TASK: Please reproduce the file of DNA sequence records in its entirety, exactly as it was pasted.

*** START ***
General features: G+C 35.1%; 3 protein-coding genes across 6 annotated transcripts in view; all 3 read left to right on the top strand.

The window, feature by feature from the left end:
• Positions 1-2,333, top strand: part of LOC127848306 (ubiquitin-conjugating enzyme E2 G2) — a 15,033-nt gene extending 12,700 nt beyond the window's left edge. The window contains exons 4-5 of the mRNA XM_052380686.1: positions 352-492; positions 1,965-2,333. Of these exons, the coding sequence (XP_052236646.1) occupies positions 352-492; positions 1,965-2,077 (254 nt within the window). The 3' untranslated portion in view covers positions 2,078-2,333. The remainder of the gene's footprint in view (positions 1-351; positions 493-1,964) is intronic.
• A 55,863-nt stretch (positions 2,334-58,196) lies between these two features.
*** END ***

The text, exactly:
General features: G+C 35.1%; 3 protein-coding genes across 6 annotated transcripts in view; all 3 read left to right on the top strand.

The window, feature by feature from the left end:
• Positions 1-2,333, top strand: part of LOC127848306 (ubiquitin-conjugating enzyme E2 G2) — a 15,033-nt gene extending 12,700 nt beyond the window's left edge. The window contains exons 4-5 of the mRNA XM_052380686.1: positions 352-492; positions 1,965-2,333. Of these exons, the coding sequence (XP_052236646.1) occupies positions 352-492; positions 1,965-2,077 (254 nt within the window). The 3' untranslated portion in view covers positions 2,078-2,333. The remainder of the gene's footprint in view (positions 1-351; positions 493-1,964) is intronic.
• A 55,863-nt stretch (positions 2,334-58,196) lies between these two features.